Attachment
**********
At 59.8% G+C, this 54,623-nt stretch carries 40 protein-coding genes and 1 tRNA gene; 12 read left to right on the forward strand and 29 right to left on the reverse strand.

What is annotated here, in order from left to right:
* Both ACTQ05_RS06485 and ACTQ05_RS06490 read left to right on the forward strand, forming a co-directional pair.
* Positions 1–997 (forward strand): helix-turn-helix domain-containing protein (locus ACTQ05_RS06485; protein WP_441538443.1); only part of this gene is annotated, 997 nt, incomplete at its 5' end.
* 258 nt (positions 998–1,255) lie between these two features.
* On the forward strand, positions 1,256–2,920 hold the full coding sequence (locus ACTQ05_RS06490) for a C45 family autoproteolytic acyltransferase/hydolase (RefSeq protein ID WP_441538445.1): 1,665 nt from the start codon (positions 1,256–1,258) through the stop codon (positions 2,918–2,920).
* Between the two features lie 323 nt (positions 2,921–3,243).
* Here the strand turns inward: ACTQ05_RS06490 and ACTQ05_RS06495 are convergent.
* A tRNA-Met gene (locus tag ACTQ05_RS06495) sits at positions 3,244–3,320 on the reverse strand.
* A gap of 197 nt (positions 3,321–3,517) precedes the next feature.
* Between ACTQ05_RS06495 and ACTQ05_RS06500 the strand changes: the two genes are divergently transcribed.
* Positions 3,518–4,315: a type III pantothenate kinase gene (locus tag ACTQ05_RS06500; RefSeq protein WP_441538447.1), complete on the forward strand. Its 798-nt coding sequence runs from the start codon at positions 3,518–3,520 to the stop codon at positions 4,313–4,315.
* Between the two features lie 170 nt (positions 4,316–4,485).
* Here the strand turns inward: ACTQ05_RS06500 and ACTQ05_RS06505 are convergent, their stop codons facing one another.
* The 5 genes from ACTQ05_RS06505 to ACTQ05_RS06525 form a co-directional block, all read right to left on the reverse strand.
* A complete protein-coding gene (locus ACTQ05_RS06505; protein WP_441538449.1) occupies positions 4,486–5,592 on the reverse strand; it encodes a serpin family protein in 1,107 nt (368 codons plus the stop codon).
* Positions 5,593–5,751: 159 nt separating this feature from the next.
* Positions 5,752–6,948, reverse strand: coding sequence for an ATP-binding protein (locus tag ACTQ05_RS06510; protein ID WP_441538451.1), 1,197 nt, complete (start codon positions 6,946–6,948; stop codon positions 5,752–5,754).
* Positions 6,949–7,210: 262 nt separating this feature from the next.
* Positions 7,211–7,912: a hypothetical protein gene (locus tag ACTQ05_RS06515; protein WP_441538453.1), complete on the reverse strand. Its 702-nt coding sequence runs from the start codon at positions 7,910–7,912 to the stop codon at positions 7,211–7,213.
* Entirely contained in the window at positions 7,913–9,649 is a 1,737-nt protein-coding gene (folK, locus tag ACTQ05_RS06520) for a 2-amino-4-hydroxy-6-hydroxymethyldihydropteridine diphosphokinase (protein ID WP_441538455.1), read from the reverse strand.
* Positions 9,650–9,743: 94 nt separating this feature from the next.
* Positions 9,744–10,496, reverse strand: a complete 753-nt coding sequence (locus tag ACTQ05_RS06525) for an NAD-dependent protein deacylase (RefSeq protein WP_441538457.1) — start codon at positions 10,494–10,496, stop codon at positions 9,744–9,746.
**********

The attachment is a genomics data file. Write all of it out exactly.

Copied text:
At 59.8% G+C, this 54,623-nt stretch carries 40 protein-coding genes and 1 tRNA gene; 12 read left to right on the forward strand and 29 right to left on the reverse strand.

What is annotated here, in order from left to right:
* Both ACTQ05_RS06485 and ACTQ05_RS06490 read left to right on the forward strand, forming a co-directional pair.
* Positions 1–997 (forward strand): helix-turn-helix domain-containing protein (locus ACTQ05_RS06485; protein WP_441538443.1); only part of this gene is annotated, 997 nt, incomplete at its 5' end.
* 258 nt (positions 998–1,255) lie between these two features.
* On the forward strand, positions 1,256–2,920 hold the full coding sequence (locus ACTQ05_RS06490) for a C45 family autoproteolytic acyltransferase/hydolase (RefSeq protein ID WP_441538445.1): 1,665 nt from the start codon (positions 1,256–1,258) through the stop codon (positions 2,918–2,920).
* Between the two features lie 323 nt (positions 2,921–3,243).
* Here the strand turns inward: ACTQ05_RS06490 and ACTQ05_RS06495 are convergent.
* A tRNA-Met gene (locus tag ACTQ05_RS06495) sits at positions 3,244–3,320 on the reverse strand.
* A gap of 197 nt (positions 3,321–3,517) precedes the next feature.
* Between ACTQ05_RS06495 and ACTQ05_RS06500 the strand changes: the two genes are divergently transcribed.
* Positions 3,518–4,315: a type III pantothenate kinase gene (locus tag ACTQ05_RS06500; RefSeq protein WP_441538447.1), complete on the forward strand. Its 798-nt coding sequence runs from the start codon at positions 3,518–3,520 to the stop codon at positions 4,313–4,315.
* Between the two features lie 170 nt (positions 4,316–4,485).
* Here the strand turns inward: ACTQ05_RS06500 and ACTQ05_RS06505 are convergent, their stop codons facing one another.
* The 5 genes from ACTQ05_RS06505 to ACTQ05_RS06525 form a co-directional block, all read right to left on the reverse strand.
* A complete protein-coding gene (locus ACTQ05_RS06505; protein WP_441538449.1) occupies positions 4,486–5,592 on the reverse strand; it encodes a serpin family protein in 1,107 nt (368 codons plus the stop codon).
* Positions 5,593–5,751: 159 nt separating this feature from the next.
* Positions 5,752–6,948, reverse strand: coding sequence for an ATP-binding protein (locus tag ACTQ05_RS06510; protein ID WP_441538451.1), 1,197 nt, complete (start codon positions 6,946–6,948; stop codon positions 5,752–5,754).
* Positions 6,949–7,210: 262 nt separating this feature from the next.
* Positions 7,211–7,912: a hypothetical protein gene (locus tag ACTQ05_RS06515; protein WP_441538453.1), complete on the reverse strand. Its 702-nt coding sequence runs from the start codon at positions 7,910–7,912 to the stop codon at positions 7,211–7,213.
* Entirely contained in the window at positions 7,913–9,649 is a 1,737-nt protein-coding gene (folK, locus tag ACTQ05_RS06520) for a 2-amino-4-hydroxy-6-hydroxymethyldihydropteridine diphosphokinase (protein ID WP_441538455.1), read from the reverse strand.
* Positions 9,650–9,743: 94 nt separating this feature from the next.
* Positions 9,744–10,496, reverse strand: a complete 753-nt coding sequence (locus tag ACTQ05_RS06525) for an NAD-dependent protein deacylase (RefSeq protein WP_441538457.1) — start codon at positions 10,494–10,496, stop codon at positions 9,744–9,746.